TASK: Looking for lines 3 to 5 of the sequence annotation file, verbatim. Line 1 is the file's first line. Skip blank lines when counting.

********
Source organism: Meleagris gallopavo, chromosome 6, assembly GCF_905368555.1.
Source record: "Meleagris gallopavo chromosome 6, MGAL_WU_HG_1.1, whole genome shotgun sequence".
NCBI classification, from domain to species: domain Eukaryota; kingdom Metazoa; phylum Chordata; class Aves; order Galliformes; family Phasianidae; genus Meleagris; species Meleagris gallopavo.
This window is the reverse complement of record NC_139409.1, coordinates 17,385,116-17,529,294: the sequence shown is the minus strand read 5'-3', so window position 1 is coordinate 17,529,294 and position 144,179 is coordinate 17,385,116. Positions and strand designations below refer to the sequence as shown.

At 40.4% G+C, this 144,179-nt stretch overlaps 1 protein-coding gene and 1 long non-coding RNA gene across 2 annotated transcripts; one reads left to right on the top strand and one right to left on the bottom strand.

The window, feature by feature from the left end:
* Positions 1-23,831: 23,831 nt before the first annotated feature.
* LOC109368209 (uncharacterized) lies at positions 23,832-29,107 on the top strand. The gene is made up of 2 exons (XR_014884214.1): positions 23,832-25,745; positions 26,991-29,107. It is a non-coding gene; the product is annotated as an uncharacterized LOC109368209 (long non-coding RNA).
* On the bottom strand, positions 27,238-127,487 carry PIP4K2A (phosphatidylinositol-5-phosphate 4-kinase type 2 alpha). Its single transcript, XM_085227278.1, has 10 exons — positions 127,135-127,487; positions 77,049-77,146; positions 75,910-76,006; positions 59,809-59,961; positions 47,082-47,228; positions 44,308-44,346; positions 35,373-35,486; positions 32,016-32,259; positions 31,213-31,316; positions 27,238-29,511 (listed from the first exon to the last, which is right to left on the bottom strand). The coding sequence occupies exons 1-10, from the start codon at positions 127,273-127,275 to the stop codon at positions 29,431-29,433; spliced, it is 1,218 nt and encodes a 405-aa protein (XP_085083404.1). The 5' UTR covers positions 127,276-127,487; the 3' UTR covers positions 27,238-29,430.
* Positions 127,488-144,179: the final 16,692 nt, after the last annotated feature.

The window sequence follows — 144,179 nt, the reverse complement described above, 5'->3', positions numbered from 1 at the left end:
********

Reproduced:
NCBI classification, from domain to species: domain Eukaryota; kingdom Metazoa; phylum Chordata; class Aves; order Galliformes; family Phasianidae; genus Meleagris; species Meleagris gallopavo.
This window is the reverse complement of record NC_139409.1, coordinates 17,385,116-17,529,294: the sequence shown is the minus strand read 5'-3', so window position 1 is coordinate 17,529,294 and position 144,179 is coordinate 17,385,116. Positions and strand designations below refer to the sequence as shown.

At 40.4% G+C, this 144,179-nt stretch overlaps 1 protein-coding gene and 1 long non-coding RNA gene across 2 annotated transcripts; one reads left to right on the top strand and one right to left on the bottom strand.